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Hok Talk - Royals walks are just the beginning

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They’re just a symptom.

Tyler Zuber
Tyler Zuber
Photo by Ed Zurga/Getty Images

If you’ve ever had a case of strep throat, you know how excruciating it can be. Your throat feels like it’s on fire. Still, while you might (almost certainly will) treat the pain, it would be foolish to behave as if that’s all that strep throat is. If you don’t treat it with antibiotics, it can spread and eventually kill you. The sore throat is bad, but it’s really just a symptom of what’s really wrong.

The Royals’ pitchers’ walking woes are just a symptom of a larger problem, one that is killing this team’s chances of winning even if they were to suddenly field a competent offense.

According to Baseball Savant, the Royals are the worst team in baseball at avoiding counts that favor hitters. On the other side of the spectrum, they are the sixth-worst team in the sport at getting batters into a two-strike count. Even worse, they are fourth-worst at finishing batters off once they get there. When the Royals aren’t walking guys, they’re still not finishing them off.

Rex Hudler will often complain about pitcher hunting for strikeouts, but the Royals would definitely do better if they were striking out more batters. Failing to finish off a hitter with two strikes has an exponential, negative effect on pitchers. Not only is a batter who gets a second or third or fourth chance more likely to reach base, but it really weighs on the pitch count, even if the pitcher can eventually finish him off. Pitch counts have been a huge problem for the Royals this year as their starters are still averaging fewer than five innings per outing which puts a massive strain on the bullpen.

Whether the Royals will climb back into contention this year, next year, or five years from now, their pitching staff will need to get better command of their pitches beyond just not walking guys.

Rob Manfred keeps finding new ways to upset people

This last week saw the enactment of new rules around baseball to limit the use of foreign substances by pitchers. They have...not been received well around the league. It hasn’t even been a week, and apparently dropping trou has instantly become the preferred way for pitchers to show their displeasure. Max Scherzer, who almost dropped his pants during his own outing last week, replied to repeated interview questions about the new rules by referring the reporters to Manfred, saying, “These are Manfred rules [...] Go ask him what he wants to do with this. I’ve said enough.”

The players’ beef seems largely to be about the fact that these rules started being enforced again in the middle of the season. However, considering some of the claims being made, I’m tempted to think they’d be mad even if this had been done during the off-season. During that same interview, Scherzer seemed to imply that he had a pitch slip from his grip and almost hit a batter because of a lack of foreign substances to increase his grip. Tampa Bay Rays pitcher Tyler Glasnow blames the rule changes for an arm injury he suffered, claiming it may have caused him to alter his pitching motion. When everything from missed spots to injury is blamed on a single cause, it begins to feel a bit like the players are simply using the rule enforcement as a scapegoat because they don’t like it.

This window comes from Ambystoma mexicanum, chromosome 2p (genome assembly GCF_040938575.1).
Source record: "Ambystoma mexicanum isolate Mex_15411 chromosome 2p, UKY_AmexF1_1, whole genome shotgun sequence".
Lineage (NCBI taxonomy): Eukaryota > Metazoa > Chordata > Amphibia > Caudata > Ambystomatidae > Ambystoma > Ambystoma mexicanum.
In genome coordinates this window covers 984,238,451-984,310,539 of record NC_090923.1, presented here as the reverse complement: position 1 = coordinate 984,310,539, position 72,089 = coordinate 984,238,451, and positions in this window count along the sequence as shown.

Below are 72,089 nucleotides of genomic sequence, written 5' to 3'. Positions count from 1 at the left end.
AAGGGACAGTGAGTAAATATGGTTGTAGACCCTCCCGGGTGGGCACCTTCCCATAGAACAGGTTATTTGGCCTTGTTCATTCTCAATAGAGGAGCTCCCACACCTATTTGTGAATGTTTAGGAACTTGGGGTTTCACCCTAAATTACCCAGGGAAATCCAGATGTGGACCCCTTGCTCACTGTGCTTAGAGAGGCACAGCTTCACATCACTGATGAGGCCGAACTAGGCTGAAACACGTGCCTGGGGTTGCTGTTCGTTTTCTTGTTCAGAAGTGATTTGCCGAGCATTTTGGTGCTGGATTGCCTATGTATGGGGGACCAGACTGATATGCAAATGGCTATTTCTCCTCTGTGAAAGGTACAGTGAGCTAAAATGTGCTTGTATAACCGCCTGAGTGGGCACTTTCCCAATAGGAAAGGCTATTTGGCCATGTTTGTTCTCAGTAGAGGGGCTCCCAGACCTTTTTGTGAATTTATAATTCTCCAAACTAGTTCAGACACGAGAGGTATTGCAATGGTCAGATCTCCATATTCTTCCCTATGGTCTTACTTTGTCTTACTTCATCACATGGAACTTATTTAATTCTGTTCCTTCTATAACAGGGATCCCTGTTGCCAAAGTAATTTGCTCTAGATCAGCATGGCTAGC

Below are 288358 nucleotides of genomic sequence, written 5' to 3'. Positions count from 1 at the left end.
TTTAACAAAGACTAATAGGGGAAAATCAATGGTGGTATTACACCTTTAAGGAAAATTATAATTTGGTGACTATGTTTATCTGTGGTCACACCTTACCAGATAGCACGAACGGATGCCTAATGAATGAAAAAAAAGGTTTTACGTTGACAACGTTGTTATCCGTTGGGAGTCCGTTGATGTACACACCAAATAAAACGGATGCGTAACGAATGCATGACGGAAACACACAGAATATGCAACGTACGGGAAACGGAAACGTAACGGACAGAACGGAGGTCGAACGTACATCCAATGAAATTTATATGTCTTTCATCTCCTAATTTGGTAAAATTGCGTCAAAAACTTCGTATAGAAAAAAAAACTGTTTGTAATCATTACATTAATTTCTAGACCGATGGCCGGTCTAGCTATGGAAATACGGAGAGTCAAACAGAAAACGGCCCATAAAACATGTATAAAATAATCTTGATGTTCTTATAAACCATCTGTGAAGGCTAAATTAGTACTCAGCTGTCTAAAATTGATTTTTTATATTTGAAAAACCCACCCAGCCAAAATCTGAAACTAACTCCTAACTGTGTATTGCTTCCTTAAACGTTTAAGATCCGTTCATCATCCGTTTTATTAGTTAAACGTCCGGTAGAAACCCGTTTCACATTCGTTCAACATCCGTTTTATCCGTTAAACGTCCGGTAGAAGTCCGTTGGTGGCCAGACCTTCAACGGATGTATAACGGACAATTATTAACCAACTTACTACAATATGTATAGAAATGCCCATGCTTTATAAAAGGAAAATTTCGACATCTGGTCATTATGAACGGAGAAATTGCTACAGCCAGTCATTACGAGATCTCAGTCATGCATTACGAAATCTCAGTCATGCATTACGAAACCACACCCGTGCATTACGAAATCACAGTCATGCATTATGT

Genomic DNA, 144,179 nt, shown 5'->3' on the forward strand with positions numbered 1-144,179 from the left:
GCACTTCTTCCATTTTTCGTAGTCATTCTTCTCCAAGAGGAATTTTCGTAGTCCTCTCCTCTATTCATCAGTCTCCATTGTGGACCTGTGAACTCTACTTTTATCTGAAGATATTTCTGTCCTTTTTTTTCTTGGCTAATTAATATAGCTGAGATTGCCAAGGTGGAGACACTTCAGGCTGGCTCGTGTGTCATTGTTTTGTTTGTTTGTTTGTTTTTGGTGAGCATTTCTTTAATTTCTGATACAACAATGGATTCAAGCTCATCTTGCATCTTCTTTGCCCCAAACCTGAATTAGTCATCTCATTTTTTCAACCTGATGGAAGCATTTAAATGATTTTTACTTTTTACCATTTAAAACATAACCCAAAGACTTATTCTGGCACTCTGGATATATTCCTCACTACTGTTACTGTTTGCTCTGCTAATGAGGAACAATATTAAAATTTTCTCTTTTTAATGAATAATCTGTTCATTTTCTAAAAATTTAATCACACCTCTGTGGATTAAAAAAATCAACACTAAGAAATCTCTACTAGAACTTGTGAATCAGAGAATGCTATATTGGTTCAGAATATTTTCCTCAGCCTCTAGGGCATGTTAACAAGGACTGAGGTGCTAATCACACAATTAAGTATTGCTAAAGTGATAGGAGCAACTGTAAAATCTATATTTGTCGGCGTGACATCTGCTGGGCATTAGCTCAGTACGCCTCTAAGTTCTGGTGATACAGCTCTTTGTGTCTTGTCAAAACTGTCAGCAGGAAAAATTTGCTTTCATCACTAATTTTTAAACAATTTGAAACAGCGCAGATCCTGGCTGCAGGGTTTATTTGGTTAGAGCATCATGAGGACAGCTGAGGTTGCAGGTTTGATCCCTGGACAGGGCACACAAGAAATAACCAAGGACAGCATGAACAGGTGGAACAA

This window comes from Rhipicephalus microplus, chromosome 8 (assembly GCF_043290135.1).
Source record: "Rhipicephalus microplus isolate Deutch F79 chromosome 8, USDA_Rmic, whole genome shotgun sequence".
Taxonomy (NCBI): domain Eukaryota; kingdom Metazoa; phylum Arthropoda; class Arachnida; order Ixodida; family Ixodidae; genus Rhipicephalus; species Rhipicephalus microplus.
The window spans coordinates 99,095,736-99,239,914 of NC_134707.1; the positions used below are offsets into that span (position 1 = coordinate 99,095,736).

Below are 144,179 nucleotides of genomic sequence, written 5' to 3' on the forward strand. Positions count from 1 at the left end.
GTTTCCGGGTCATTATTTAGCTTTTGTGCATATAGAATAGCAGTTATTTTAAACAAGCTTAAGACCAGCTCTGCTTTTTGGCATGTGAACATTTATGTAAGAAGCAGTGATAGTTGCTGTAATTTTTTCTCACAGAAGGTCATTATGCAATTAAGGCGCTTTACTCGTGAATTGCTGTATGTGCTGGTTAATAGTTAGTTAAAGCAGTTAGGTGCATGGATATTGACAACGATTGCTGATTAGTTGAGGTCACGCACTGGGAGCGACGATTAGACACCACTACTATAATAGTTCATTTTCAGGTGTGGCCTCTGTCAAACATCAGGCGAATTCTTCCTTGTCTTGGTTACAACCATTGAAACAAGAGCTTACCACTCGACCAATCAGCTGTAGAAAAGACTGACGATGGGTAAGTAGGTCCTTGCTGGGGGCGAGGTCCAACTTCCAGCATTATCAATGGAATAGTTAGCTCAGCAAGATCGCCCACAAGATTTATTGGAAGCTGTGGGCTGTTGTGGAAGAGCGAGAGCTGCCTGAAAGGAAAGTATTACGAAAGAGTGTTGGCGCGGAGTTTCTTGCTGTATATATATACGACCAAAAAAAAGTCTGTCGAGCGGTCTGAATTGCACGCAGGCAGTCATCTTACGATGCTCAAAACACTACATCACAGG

There don’t appear to be any truly virtuous people on either side of this current debate. Manfred and MLB probably should have implemented these changes during the off-season. They shouldn’t have tacitly encouraged players to cheat by taking so long to crack down on it and then scapegoating an Angels clubhouse employee. They probably also should have spoken to the players about their concerns; it seems that the baseball may have changed in recent years to become generally more slippery and with tighter laces that actually do make it harder to grip. For their part, the pitchers are paid to throw the baseball accurately and without using foreign substances. The incentives may have been there to cheat, but they still shouldn’t have done it, and their cries against the implementation now feel a bit silly.

The Royals had a Pride Night to be proud of

Last Friday night was not the Royals’ first Pride Night at the K, but it was the first one for which they did any serious advertising. Even Sluggerrr got in on the action with a truly garish rainbow getup. And...I just don’t care. When the Royals finally had their first Pride Night in 2019, then-Royals VP of Marketing Toby Cook gave away the game:

“I think the biggest statement would have been had we not taken this step because other Major League ball clubs have almost done this, and you get to a point where not doing it is a statement in and of its self,”

In admitting that the Royals were doing it more to avoid making a statement than anything else, he admits that the Royals didn’t implement Pride Night to give a hearty welcome to the queer community but rather to avoid becoming an obvious outlier in a way that might have alienated fans. The Royals, much like MLB, much like any large business, made a decision for business reasons.

Of course, it’s not all negative. While corporations offering support for social justice causes almost always comes off awkward at best, the fact that they can be trusted to only take up those causes once it makes business sense to do so can tell you quite a bit about the society you’re in regardless of what politicians or news sources might report. The fact that it makes more business sense for the Royals and the majority of other MLB teams to host a Pride Night than to continue ignoring their queer communities - and to increase their publicity around it, no less - tells us that social progress continues to march forward.